- After a protest by the stranded Nigerian students on NDDC scholarship, President Buhari has intervened
- NDDC's director of Corporate Affairs, Charles Odili, said the president has told Niger Delta affairs minister, Akpabio, to find all means to pay the students
- Odili explained that the delay in the payment of the students was caused by the sudden death of the director who was supposed to approve the release of funds
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President Muhammadu Buhari has intervened in the unfortunate situation of the stranded Nigerian students who are on the scholarship scheme of the Niger Delta Development Commission (NDDC).
A report by The Nation states that the president has ordered the payment of fees and stipends of the students who are studying outside the shores of the country.
The newspaper reports that this was revealed in a statement signed by the NDDC's director of Corporate Affairs, Charles Odili.
Legit.ng gathers that Odili said President Buhari conveyed the directive to the minister of Niger Delta Affairs, Senator Godswill Akpabio, following the protest of the students.
Odili said the students would be paid by the end of the week.
He explained that the delay in the payment of the stipends was caused by the sudden death of Ibanga Etang, the then acting executive director, Finance and Administration, of the commission in May.
According to him, NDDC's finance protocol only allows the Executive Director (Finance) and the Executive Director (Projects) to sign for the release of funds from the commission’s domiciliary accounts with the Central Bank of Nigeria (CBN).
Odili explained that with the death of Chief Etang, the remittance has to await the appointment of a new executive director of finance and administration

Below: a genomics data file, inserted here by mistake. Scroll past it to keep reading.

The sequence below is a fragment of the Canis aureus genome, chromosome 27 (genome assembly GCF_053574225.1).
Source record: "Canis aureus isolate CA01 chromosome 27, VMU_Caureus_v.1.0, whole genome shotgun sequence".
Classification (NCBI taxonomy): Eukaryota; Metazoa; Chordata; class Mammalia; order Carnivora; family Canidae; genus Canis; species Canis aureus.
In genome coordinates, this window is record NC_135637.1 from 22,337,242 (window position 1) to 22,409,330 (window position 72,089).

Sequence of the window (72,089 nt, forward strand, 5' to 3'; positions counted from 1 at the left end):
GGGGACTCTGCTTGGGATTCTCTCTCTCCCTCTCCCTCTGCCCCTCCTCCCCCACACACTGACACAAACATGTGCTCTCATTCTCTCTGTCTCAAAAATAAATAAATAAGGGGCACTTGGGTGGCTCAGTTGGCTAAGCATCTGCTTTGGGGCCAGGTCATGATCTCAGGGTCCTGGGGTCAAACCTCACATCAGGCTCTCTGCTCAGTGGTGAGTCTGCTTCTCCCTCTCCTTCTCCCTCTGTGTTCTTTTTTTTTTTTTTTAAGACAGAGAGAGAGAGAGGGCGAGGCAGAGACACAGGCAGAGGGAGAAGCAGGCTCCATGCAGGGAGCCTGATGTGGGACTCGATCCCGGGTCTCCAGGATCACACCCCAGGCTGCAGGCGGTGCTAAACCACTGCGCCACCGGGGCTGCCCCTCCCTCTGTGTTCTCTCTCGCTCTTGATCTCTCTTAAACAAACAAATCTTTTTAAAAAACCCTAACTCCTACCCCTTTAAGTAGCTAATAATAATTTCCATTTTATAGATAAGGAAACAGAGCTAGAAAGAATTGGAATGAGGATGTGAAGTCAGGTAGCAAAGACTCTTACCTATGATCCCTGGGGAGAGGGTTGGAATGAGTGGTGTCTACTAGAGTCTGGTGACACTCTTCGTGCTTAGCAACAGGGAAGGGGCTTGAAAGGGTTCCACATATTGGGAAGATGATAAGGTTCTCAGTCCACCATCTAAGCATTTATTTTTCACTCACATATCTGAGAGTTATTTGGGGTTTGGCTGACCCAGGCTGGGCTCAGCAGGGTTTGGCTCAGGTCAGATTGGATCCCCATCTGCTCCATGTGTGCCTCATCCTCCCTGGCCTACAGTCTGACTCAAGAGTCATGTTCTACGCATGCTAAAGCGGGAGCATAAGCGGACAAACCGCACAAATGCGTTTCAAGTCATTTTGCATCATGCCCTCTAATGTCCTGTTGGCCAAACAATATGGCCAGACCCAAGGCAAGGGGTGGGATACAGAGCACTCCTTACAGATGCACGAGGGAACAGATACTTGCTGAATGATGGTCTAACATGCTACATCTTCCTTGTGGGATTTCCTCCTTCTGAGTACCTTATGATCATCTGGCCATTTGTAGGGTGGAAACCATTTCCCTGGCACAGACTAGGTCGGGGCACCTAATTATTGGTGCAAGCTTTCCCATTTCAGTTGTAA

He, however, said Senator Akpabio said President Buhari who has been briefed on the protest by students at the Nigerian High Commission in London, has ordered that all stops be pulled to pay the students by the end of this week.
He also said the commission expects the appointment of a new executive director of finance and administration this wee,
"As soon as that is done, they would all be paid,” Odili said.
Earlier, Legit.ng reported that the federal government said it has set the wheel on the move by taking the necessary action following a distress call that Nigerian students in the United Kingdom are being forced to eat expired foods.
A social media user, Sadiq Cyrus, had called the attention of Abike Dabiri-Erewa, chairman of the Nigerians in Diaspora Commission (NIDCOM), to the development.
In a tweet on Thursday morning, July 16, Sadiq said the Nigerian students, who are in the UK on the NDDC scholarship, were being left with no other option than eating expired food.
Similarly, he also raised an alarm that the students are also forced to work in "Covid-19 hotspots" to survive, demanding that the issue should be looked into.
"Our students on NDDC scholarships in the Uk are eating expired food and forced to work in COVID hotspots to survive. Please use your handle and influence to make NDDC do the right thing. Thank you," Sadiq said.
Responding to the tweet, the NIDCOM chairman said her commission "has taken this (the issue) up."
She also added that Akpabio has been formally written.
Dabiri-Erewa said Akapbio gave assurance to institute a probe, further adding that NIDCOM will do follow up on the development.
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